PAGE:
It came as the Australian share market was hit by a Black Friday carnage with an opening fall of more than 7 per cent pushing the ASX200 below 5000, wiping out four years of gains while some of the blue-chip stocks were hit with falls of more than 10 per cent.
The three companies have started slashing costs. Flight Centre said it would close 100 underperforming outlets by June 30 as part of an accelerated program to deal with the downturn. Staff will be redeployed to other outlets, but it did little to arrest a slide in its shares which fell below $17 for the first time since 2012.
It was only a month ago that the companies revised their guidances but the impact on travel companies has increased as governments around the world started closing borders. Qantas has also slashed services and the impact on the global airline industry has been estimated to be $US100 billion ($A159 billion).
Virgin has also announced more service cutbacks, a drop in capacity and a temporary reduction in board fees and management bonuses and said it could no longer give an earnings guidance because of the impacts of the coronavirus.
But surprisingly its bookings to Queensland destinations like the Gold Coast, Sunshine Coast and Hamilton Island are ahead of the same time last year indicating that domestic tourism has some life.
Virgin has also confirmed one of its flight crew has tested positive for the coronavirus and it was trying to find anyone who may have been in contact with the crew member.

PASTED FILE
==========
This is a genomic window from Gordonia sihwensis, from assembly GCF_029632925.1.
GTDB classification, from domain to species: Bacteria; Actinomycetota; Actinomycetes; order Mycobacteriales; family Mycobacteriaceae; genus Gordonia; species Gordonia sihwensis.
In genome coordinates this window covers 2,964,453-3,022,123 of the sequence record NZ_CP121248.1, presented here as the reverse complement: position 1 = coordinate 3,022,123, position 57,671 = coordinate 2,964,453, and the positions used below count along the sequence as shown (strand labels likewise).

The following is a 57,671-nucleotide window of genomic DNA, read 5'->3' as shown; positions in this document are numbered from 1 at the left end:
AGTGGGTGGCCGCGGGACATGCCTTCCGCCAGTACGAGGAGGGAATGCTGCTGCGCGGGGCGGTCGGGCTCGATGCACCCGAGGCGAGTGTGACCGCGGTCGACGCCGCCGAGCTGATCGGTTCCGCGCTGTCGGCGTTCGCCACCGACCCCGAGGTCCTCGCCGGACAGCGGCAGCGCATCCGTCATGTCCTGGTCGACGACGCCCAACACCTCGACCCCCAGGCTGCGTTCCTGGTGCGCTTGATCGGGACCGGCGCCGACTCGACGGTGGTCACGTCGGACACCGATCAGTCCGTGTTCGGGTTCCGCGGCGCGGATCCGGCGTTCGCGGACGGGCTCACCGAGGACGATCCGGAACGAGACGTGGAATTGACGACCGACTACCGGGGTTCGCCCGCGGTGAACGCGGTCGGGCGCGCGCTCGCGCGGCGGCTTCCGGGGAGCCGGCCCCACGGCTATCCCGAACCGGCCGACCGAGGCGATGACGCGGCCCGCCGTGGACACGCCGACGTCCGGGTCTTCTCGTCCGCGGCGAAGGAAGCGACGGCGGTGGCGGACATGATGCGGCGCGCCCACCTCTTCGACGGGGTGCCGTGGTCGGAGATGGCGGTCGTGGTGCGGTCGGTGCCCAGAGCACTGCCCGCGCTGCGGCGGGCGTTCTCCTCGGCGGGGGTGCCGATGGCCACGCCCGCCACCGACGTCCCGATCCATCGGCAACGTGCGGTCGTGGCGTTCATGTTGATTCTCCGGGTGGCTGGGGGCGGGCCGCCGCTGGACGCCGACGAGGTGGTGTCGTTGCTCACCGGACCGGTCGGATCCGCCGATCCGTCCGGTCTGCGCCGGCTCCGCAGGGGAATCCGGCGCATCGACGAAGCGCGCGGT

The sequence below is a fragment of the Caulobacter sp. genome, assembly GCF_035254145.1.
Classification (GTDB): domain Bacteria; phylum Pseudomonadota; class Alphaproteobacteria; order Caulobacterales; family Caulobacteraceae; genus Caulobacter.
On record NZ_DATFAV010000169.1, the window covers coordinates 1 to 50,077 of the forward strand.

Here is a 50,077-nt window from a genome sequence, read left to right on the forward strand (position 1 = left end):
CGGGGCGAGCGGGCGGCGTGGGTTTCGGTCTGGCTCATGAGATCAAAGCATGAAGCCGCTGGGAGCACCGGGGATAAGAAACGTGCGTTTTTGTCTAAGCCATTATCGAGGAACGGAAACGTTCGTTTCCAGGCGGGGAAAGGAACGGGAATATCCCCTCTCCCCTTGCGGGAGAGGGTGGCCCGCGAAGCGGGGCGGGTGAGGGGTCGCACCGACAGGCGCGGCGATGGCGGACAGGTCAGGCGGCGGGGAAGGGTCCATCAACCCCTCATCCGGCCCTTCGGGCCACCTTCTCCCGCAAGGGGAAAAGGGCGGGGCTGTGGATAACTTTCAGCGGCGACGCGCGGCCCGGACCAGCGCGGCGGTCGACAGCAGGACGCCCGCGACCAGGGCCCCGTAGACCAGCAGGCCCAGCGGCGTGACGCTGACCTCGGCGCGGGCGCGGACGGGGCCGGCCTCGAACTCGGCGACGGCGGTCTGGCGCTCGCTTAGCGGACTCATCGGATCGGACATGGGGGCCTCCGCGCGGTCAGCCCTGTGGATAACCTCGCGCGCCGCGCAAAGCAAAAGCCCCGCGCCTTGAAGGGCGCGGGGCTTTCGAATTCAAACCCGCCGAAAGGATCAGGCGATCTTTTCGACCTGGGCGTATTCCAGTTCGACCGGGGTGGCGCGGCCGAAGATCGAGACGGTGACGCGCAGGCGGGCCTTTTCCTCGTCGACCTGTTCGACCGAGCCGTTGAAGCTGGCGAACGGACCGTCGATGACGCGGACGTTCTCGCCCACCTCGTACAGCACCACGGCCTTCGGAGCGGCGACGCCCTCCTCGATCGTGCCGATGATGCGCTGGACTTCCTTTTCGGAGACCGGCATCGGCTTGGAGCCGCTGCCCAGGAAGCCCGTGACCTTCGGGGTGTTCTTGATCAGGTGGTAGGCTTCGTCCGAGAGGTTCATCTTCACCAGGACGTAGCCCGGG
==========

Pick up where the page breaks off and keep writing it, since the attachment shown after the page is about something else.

Virgin said it was seeing increasing weakness in international forward bookings and will reduce capacity by 8 per cent in the second half. It had already announced it was withdrawing its Hong Kong service.
Flight Centre managing director Graham Turner said the company would use its experience from dealing with SARS and the GFC by stimulating demand.
He said people were still booking travel and that its total transaction value had increased in February.
“As we saw with SARS and the GFC in Australia the rebound can be relatively fast and strong after a fairly significant downturn in international travel,” Turner said.
He said Flight Centre would ramp up in sales and marketing at a time when its competitors may be forced to pull back.
Virgin said its forecast group capacity reduction had grown from the 3 per cent it announced in February to 6 per cent for the second half and then increase to 7.7 per cent in the first half of 2021.
It will reduce services to Los Angeles, Japan and on its trans Tasman route and cut its Auckland services between Tonga and Rarotonga.
The board and chairman will take a 15 per cent cut in fees while management will lose bonuses.
Corporate Travel Management said the impact was now more severe than its previous assumptions because of the actions of governments to close their borders and the ban by companies on corporate travel.
It has started shorter work weeks, leave without pay and asking staff and management to take holidays. Its non-executive directors and its managing director will take a 20 per cent reduction in fees and fixed salary.Jump to next article